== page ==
The CCB thanks Trame and Burton for the opportunity to share their knowledge of the profession with you; to read all of their wisdom, visit the full interview with Trame and Bush on the CCB website.
New Books We Just Had to Read
Every month, the CCB Graduate Assistants highlight books reviewed in the most recent issue of the Bulletin that we were excited to read. These decisions are based on personal preference, but all books listed are Recommended by the Bulletin. For complete reviews, visit the Bulletin website (http://bccb.lis.illinois.edu/) to learn how to subscribe.
Katie’s Choice: President Taft Is Stuck in the Bath by Mac Barnett; illus. by Chris Van Dusen
Reading Level: 4-7 yrs.
Publisher and Year: Candlewick, 2014
“This could be bad,” mutters America’s twenty-seventh President, William Howard Taft, as he realizes, after much shimmying and squeezing, that he is definitely stuck in his bathtub. Known more for his epic (and alleged) bathtub blunder than any of his political accomplishments, America’s heftiest president is portrayed as a practical man looking to solve a very embarrassing problem in this picture book that hilariously educates in both the Executive Branch and bathroom safety. First, Taft’s kindly wife Nellie tries to help but to no avail, forcing Taft to call on the Vice President, who arrives without a plan and all-too-ready to assume the position of Commander-in-Chief. When Taft summons the Secretary of State, he is met with criticisms of his weight and poor diet (diplomatically put, of course). The Secretary of Agriculture wants to butter him out, while the Secretary of War wants to bust him out with dynamite. “Should we swear me in as President now?” the relentless VP craftily chimes in throughout Taft’s struggle. As the President runs out of Cabinet members and his bottom has not budged a bit from its porcelain prison, he grows disheartened. That is until, the First Lady insists it was time they all “stopped using our brains and just used our arms,” successfully launching Taft out of the tub and onto the White House lawn. “One hundred years hence, no one will recall that you were stuck in the bath,” soothes the Secretary of State. Not likely, Secretary, not likely.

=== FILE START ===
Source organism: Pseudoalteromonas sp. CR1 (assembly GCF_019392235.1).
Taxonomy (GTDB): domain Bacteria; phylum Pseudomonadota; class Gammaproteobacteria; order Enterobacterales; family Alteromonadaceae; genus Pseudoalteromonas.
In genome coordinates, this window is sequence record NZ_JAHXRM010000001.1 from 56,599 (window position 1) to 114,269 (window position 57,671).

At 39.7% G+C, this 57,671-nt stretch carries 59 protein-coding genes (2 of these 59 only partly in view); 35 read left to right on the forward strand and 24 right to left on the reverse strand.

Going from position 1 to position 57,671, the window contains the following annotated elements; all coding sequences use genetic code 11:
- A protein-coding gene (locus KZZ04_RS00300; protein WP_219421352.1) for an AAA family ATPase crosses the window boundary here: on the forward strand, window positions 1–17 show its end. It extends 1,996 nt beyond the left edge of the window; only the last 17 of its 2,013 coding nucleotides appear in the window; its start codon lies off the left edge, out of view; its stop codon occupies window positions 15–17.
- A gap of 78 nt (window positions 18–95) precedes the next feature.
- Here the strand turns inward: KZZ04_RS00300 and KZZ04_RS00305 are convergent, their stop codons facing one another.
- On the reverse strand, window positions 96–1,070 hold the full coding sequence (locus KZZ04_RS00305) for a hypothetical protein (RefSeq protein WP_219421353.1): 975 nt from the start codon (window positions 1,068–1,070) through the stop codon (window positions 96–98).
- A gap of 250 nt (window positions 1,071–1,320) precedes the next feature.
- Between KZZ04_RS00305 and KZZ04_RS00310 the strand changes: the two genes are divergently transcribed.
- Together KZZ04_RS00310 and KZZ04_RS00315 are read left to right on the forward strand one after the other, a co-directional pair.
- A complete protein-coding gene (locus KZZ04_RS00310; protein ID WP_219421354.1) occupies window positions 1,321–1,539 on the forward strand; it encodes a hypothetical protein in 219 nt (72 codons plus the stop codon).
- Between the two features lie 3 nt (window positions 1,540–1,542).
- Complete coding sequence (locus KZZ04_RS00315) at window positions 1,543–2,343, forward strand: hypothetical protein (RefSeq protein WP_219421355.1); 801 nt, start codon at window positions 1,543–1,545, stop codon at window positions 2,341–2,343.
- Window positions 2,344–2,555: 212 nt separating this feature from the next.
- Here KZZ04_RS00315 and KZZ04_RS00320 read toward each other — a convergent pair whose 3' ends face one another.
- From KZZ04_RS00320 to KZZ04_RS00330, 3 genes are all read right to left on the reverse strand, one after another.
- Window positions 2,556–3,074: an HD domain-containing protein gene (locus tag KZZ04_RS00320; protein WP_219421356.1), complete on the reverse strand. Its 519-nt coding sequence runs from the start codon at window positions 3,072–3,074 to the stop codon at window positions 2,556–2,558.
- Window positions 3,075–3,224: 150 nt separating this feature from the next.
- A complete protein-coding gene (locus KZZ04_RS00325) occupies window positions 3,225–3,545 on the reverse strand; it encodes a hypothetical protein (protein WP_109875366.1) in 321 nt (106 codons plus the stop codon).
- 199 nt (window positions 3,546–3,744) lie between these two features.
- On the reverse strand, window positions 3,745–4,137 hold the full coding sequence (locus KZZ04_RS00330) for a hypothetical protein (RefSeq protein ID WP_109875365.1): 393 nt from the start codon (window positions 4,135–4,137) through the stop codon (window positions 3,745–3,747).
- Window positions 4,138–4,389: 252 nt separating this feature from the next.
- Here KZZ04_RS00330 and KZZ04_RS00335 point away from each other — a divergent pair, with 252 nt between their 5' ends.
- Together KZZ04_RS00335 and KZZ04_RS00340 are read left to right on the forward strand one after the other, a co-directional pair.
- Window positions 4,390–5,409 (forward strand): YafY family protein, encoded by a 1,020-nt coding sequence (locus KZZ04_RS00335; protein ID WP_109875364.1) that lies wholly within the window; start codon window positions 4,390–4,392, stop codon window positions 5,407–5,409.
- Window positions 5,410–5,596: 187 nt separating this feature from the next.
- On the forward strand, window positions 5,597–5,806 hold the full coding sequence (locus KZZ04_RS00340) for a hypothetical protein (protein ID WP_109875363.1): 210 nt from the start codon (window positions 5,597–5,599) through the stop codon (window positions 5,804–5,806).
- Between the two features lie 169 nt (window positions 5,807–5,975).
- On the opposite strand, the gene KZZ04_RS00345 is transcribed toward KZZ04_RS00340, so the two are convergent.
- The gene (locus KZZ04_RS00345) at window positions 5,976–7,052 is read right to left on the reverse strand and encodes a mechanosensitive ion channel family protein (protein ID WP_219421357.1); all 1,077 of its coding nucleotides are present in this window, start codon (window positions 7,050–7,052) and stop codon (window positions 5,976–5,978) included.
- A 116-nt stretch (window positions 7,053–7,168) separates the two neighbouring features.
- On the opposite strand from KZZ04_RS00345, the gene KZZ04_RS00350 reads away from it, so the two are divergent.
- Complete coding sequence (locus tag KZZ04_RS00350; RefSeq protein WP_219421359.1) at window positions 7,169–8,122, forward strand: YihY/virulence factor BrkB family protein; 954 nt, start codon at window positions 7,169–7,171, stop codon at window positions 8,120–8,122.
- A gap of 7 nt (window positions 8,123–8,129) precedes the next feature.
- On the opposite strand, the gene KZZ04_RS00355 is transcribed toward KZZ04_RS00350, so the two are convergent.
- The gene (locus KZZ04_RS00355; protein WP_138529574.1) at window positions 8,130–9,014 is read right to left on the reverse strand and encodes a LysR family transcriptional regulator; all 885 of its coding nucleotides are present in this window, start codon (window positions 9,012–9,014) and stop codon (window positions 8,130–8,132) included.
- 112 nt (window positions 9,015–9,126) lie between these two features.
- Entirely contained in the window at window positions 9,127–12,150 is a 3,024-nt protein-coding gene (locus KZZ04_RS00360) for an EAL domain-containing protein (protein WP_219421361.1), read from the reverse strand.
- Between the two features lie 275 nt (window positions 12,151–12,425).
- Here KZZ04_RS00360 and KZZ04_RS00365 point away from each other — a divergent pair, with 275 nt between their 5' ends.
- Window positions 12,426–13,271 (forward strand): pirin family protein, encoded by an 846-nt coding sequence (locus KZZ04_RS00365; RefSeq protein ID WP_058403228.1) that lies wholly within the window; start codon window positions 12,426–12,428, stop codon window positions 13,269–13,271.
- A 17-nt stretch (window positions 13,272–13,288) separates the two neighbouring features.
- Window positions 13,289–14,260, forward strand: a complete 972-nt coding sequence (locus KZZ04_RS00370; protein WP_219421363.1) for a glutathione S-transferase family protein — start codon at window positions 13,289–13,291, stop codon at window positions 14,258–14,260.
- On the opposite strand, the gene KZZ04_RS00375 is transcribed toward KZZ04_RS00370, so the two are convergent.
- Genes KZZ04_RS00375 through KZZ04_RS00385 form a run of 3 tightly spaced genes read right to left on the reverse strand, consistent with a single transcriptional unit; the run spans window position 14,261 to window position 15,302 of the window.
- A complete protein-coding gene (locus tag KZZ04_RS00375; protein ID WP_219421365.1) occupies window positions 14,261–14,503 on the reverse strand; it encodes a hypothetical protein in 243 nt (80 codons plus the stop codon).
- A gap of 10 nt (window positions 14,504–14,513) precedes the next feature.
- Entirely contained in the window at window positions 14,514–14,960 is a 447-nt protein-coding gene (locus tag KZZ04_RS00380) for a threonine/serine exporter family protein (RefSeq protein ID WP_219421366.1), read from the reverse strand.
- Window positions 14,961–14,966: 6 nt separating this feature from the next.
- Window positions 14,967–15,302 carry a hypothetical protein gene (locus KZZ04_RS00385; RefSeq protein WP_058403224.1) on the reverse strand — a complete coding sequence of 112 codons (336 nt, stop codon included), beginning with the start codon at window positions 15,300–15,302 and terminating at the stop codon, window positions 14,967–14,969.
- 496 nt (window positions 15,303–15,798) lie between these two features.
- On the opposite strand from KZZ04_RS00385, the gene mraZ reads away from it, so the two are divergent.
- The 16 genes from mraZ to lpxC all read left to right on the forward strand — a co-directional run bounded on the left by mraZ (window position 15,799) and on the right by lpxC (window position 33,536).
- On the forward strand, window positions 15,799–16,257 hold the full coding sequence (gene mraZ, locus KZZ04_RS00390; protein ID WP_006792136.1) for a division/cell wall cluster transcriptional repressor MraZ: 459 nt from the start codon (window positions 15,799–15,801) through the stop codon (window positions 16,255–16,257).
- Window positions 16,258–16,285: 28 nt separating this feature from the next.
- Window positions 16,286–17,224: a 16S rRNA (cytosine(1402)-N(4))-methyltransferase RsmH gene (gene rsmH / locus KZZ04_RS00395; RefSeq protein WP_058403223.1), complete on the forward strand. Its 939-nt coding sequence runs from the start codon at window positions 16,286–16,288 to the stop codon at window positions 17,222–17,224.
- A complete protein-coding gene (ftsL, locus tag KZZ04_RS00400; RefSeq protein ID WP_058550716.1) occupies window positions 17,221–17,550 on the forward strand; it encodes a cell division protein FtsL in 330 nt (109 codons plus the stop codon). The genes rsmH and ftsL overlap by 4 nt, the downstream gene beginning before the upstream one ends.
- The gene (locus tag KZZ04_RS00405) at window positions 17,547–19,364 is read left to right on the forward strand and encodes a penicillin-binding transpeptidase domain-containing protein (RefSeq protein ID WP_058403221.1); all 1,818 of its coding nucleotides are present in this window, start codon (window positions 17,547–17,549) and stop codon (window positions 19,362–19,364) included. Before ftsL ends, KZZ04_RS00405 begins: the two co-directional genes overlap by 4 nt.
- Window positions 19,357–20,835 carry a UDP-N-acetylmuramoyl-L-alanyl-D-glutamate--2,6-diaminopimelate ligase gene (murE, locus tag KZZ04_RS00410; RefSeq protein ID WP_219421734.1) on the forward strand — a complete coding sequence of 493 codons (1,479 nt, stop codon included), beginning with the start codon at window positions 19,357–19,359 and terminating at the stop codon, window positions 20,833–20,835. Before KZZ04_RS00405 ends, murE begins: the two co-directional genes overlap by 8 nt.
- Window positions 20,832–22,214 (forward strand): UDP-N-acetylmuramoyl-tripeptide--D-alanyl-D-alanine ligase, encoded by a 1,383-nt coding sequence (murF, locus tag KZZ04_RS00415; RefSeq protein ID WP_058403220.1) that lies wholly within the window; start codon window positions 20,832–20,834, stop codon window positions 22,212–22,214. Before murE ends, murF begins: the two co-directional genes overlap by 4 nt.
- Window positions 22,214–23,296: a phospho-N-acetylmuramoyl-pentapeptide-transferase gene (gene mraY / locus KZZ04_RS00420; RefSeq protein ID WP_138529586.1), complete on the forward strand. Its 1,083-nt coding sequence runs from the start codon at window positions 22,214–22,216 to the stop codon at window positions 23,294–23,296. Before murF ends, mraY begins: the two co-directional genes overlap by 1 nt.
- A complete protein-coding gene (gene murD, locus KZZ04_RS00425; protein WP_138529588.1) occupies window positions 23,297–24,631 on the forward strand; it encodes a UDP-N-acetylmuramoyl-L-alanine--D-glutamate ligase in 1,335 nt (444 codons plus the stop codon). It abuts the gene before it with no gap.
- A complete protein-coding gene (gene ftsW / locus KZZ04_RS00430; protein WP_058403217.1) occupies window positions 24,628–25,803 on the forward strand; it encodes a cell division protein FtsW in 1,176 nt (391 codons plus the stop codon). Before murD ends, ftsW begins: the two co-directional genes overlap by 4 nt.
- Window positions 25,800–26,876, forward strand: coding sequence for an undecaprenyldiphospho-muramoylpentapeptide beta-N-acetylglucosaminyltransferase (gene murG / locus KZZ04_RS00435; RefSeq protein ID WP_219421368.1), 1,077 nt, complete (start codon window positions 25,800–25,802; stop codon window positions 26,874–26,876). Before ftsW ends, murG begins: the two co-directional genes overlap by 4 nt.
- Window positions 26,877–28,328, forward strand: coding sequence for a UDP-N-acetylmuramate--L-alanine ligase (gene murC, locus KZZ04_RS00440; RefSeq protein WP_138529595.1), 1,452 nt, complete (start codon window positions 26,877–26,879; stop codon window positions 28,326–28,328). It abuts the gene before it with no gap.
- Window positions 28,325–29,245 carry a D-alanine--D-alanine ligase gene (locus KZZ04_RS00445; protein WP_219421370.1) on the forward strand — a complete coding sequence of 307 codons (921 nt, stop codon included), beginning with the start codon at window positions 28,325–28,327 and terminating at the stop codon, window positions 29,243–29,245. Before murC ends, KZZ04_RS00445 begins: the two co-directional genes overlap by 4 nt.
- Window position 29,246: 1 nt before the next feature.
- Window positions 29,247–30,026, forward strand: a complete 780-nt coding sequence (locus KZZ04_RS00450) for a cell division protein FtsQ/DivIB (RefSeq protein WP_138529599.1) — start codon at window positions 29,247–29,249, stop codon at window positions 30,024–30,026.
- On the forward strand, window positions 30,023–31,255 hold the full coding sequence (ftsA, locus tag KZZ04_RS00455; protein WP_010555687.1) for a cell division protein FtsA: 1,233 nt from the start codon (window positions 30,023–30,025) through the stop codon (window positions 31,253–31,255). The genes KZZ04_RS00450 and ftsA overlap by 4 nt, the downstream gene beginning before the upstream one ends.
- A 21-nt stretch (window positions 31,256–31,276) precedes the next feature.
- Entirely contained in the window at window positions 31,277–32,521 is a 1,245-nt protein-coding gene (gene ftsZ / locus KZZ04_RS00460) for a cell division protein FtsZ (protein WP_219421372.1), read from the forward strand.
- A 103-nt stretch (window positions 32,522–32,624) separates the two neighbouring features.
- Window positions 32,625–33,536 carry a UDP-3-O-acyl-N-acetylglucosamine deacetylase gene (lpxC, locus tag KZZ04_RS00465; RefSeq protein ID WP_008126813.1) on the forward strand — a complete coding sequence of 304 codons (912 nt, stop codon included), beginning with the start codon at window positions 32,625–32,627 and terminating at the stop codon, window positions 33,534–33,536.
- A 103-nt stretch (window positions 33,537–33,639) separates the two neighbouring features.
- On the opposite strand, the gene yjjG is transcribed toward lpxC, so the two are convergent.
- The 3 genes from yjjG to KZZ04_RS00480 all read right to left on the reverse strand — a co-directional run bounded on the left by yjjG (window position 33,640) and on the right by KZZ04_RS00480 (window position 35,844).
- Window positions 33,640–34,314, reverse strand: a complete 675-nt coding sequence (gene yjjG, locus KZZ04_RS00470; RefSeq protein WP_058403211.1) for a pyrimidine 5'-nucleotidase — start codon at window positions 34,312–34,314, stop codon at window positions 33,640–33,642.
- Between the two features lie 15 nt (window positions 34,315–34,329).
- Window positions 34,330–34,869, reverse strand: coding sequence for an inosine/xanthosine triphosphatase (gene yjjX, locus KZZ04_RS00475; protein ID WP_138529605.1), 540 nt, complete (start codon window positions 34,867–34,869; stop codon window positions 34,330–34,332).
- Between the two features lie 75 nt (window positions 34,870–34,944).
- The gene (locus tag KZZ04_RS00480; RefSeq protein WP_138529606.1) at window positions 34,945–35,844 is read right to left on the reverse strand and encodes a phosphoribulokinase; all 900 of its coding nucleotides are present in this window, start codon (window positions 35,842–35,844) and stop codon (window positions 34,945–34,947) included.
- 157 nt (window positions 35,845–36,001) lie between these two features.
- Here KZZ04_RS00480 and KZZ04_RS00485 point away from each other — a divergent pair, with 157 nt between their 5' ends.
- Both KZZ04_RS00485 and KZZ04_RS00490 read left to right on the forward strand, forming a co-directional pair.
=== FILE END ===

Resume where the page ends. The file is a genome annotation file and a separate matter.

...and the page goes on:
Tad’s Choice: Nightingale’s Nest by Nikki Loftin
Reading Level: Gr. 4-7
Publisher and Year: Razorbill, 2014
“Little John” and his family are reeling from the death of his younger sister from a fall from a tree: his mother acts as though Raelynn is still living, his father has taken to the bottle, and Little John has shoved his friends out of his life, focusing instead on helping his father’s one-man tree removal business, work that’s scarring because of the guilt he feels for not having been able to save his sister. This is the milieu when Gale shows up next door; a foster child in a neglectful family, Gale uses her utter innocence and otherworldly voice (which seems to have healing powers) to charm her way from the “nest” she’s built in a bough into Little John’s heart. But her voice has also captured the attention of Mr. King, the local magnate who is currently Little John’s father’s only source of income and who wants to record—and maybe steal altogether—Gale’s restorative song, leading Little John to betray Gale’s trust with shattering results. This is a classic coming-of-age tale, sensitive but unsparing in its careful portrayal of Little John’s sense of duty and constant shame, but it’s imbued with a slight magic realism that allows it to take flight. Themes of forgiveness and love flitter through the cutting tragedies, and young readers looking for some catharsis will find their souls soaring alongside Gale’s song with this delicate drama.
Alice’s Choice: Alienated by Melissa Landers
Reading Level: Gr. 8-12
Publisher and Year: Hyperion, 2014
Two years after the L’eihr made contact with Earth, Cara has the opportunity to host one of the first L’eihr exchange students on Earth. She is hesitant at first, before realizing what a great opportunity this is for her future career, turning her experience living with an alien into a popular blog and dreaming of a future book deal. Aelyx isn’t just filled with typical exchange student concerns—he’s worried that the humans will destroy his planet as readily as they destroyed their own. He and the other L’eihr exchange students devise a plan to sabotage the exchange program in order to get sent home as quickly as possible, destroying any opportunity for an alliance between the two planets. Anti-L’eihr protests greet Aelyx outside Midtown High School as paranoia spreads throughout the school and town, causing problems for Cara and her family. As Cara tries to help Aelyx adjust to life on Earth, he grows increasingly attached to her and guilty about his actions that might destroy their planets’ futures. A tragic event forces Aelyx and Cara to choose between loyalty to their planets and their blossoming relationship. The anti-L’eihr protests and treatment of L’eihr supporters offer realistic portrayals of discrimination while providing an intriguing perspective on alien-human interactions in the face of mutually assured destruction. Aelyx and Cara make a humorous and likeable couple, developing a close friendship before taking the leap into a fiery romance; pair that with planetary politics, and this story will leave readers excited for potential sequels.
Wolkstein, Diane. The Magic Orange Tree: And Other Haitian Folktales. New York: Schocken, 1997. ISBN: 978-0394833903
For more book selections or to order this one, visit the CCB’s Amazon Wish List.
CCB Spring Hours and General Information
- Monday: 10am-5pm
- Tuesday: 10am-7pm
- Wednesday: 4pm-7pm
- Thursday: 10am-7pm
- Friday: 10am-5pm